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  • Pay Attention to the Machine Behind the Curtain

    By Noel Ward, Editor@Large

    They served champagne. It was a product launch, after all.

    About halfway through the afternoon, at the far end of a meeting room deep within the Boca Raton Resort, Canon pulled back the curtain on the Océ Colorado 1640. Rolling out an entirely new set of technologies, the new roll-to-roll large format printer opens up new opportunities for Canon–and its customers–in the fastest growing segment of the large format market.

    The print samples on the surrounding walls and spewing out of the machine were impressive, causing some in attendance to wonder how the color gamut and print quality was being achieved with only four ink colors. And what was with the two heads ripping relentlessly back and forth across the paper, in alternate directions? Then there was this new UVgel ink. The operative term was “Huh?”

    Filling a space
    Canon already has a strong presence in large format with its Océ Arizona flatbed systems but it lacked a roll-fed machine to compete with other leading players, explains Sal Sheikh, Vice President for Large format Solutions. “There are strong offerings in the market that use latex, solvent, eco-solvent, and UV curable inks. We saw the opportunity but knew that making a difference would require a unique approach that offered more than existing technologies.” And that was UVgel.

    Canon’s R&D division had already developed proprietary print heads, inks and toners for other print engines, so when asked to redefine roll-to-roll large format printing the engineers were quickly able to color outside the lines and come up with a unique solution.

    “Customers don’t always know specifically what they want, but some key needs are always the same: Less operator involvement, reduced waste, lower cost of operation, and being robust enough to run all day,” says Sheikh. And judging from what was shown in Boca, those are all on the table with the new Colorado 1640.

    Two heads are better than one
    The proprietary UVgel inks land as 10 picoliter droplets as the print head moves laterally across the substrate. The gel ink doesn’t coalesce or blend with other colors as do aqueous or solvent inks. This limits dot gain and ensures accurate drop positioning. The gel inks, at least in the samples shown at the unveiling, also provide vivid hues, some of which seem to be decidedly outside what most think of as the normal CMYK color gamut. Then, moments after the ink hits the media, a compact LED array glides back and forth in precise opposition to the print heads, instantly curing the inks and making the image ready for use or lamination.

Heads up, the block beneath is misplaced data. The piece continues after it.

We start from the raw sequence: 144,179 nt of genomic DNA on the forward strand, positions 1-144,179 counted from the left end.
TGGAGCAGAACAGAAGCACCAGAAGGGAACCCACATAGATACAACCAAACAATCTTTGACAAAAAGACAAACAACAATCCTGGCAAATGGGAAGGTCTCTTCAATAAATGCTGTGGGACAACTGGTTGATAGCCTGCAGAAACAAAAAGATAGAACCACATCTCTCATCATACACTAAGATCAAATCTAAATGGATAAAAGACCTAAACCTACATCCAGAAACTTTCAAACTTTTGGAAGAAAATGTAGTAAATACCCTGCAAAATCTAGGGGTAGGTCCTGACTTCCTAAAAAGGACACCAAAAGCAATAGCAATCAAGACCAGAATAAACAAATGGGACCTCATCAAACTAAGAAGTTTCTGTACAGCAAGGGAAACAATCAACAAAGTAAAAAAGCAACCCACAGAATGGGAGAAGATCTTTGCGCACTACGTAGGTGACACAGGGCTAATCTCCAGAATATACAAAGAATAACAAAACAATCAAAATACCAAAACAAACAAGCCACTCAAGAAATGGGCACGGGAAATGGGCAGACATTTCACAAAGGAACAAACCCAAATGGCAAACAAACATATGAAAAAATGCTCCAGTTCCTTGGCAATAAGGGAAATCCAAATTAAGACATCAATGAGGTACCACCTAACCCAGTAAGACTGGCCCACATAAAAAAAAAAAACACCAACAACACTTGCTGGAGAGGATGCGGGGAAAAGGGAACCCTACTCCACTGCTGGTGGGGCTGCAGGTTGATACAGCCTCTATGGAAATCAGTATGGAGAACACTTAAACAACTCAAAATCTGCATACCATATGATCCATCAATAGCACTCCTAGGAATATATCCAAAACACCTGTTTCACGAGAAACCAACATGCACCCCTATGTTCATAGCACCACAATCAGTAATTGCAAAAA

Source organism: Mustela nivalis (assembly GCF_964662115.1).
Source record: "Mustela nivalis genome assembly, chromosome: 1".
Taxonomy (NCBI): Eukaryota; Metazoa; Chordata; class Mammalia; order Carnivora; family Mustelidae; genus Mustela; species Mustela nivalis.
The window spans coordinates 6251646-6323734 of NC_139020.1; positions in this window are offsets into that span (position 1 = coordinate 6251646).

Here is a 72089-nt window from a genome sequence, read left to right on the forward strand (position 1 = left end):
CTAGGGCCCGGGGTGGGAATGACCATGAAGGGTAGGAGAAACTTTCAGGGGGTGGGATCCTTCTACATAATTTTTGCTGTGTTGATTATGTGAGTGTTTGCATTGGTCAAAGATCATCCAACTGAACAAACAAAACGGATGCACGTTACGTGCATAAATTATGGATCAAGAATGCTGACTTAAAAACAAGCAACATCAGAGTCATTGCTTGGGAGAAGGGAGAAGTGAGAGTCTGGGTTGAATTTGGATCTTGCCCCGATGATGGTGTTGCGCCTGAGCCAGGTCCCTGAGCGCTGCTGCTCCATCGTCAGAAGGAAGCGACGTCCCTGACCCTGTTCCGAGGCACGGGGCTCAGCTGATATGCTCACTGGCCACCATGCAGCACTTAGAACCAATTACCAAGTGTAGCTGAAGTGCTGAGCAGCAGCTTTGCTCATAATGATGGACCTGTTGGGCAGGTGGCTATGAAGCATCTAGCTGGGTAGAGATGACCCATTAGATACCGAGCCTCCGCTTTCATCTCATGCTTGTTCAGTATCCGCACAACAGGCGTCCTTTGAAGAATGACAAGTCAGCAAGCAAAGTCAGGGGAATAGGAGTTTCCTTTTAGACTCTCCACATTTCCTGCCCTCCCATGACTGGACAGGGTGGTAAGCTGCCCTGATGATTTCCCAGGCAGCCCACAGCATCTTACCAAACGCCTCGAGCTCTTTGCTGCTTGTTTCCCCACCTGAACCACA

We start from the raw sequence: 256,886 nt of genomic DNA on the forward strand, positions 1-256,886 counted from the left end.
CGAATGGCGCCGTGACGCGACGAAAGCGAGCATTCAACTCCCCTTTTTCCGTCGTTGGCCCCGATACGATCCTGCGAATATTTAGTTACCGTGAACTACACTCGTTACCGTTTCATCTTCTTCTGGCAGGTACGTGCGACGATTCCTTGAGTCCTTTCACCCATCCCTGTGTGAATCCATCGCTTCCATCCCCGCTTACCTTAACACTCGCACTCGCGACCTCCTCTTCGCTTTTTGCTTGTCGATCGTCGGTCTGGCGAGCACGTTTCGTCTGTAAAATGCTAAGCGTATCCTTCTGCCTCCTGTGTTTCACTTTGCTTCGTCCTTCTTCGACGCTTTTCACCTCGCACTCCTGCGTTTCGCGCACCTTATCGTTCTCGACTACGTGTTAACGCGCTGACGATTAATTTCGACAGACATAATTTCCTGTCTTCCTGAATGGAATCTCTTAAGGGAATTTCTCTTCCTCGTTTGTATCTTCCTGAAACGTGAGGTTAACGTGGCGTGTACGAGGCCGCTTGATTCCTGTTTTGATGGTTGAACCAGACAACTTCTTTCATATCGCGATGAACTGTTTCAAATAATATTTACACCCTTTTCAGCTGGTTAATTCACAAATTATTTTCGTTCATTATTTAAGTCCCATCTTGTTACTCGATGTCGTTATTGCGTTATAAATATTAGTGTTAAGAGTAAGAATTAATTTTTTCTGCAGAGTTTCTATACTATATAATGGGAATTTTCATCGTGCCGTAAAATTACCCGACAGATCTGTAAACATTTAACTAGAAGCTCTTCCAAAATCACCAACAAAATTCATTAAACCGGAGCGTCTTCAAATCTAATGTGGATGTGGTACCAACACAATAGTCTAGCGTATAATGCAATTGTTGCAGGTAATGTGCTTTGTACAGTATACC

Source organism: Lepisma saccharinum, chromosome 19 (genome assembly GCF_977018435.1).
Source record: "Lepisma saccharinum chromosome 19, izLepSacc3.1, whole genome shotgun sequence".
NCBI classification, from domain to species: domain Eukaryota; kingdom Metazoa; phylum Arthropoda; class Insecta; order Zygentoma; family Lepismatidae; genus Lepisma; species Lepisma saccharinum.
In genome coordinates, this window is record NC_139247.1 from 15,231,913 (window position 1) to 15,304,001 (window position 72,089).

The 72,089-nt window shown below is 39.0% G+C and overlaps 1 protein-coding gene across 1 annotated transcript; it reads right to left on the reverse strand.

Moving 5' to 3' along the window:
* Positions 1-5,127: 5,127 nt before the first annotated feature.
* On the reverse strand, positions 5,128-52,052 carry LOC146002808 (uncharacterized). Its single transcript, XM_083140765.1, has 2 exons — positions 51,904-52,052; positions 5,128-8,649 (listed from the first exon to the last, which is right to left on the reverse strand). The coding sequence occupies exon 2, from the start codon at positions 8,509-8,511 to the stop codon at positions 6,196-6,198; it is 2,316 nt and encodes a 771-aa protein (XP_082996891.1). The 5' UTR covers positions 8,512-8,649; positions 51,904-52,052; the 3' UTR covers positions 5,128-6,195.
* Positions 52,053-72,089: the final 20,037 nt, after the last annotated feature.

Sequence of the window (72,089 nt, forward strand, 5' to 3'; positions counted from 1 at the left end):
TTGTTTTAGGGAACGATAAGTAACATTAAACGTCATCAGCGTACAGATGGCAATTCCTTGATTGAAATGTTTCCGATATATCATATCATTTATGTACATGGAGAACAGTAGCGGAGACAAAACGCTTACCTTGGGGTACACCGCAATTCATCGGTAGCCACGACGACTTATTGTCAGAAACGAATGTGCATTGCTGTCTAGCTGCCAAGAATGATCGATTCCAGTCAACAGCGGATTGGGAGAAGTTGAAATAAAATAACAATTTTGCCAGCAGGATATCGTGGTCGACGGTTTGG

Both the print head array and the LED curing unit are only a few inches square, which is surprising compared to the print head sizes of other UV machines and the large banks of LEDs often used to cure the UV inks or the heat lamps used for solvent printing. As it turns out, the characteristics of Canon’s UVgel inks let them be applied in an extremely thin layer with minimal (if any) physical profile on the substrate surface. This thin laydown requires less exposure to a UV light source, so what seems to be nowhere near enough curing time beneath the UV head is actually plenty.

    Less is more
    These characteristics are tied to two of the three key advantages with the new machine: ink cost, speed, and automation. All translate into revenue and value for print providers. First, the UVgel ink lowers ink consumption by up to 40 percent and costs less than inks used in competing technologies. Next, Canon claims a top print speed of 1,710 square feet per hour and says Point-of-Purchase quality prints can run at 430 square feet per hour, making the Colorado 1640 the fastest 64-inch printer on the market. Third, automated roll loading enables rolls to be threaded and printed without operator involvement, with the machine automatically adjusting for media type and weight. And finally, drawing on its experience with its industrial-strength Arizona flatbed systems, run-all-day robustness was part of the criteria.

    “For print providers it’s really about applications, operations and volume,” says Sheikh. “The Colorado 1640 is faster, more automated, and has a lower cost of operation. It can do more in a shift, save money, and help grow customers’ businesses because they can do more.”

    You can catch the Colorado 1640 live at the ISA show in Las Vegas in April. Pricing and all the detailed specs will be released at the time, but expect MSRP to be under $60,000.
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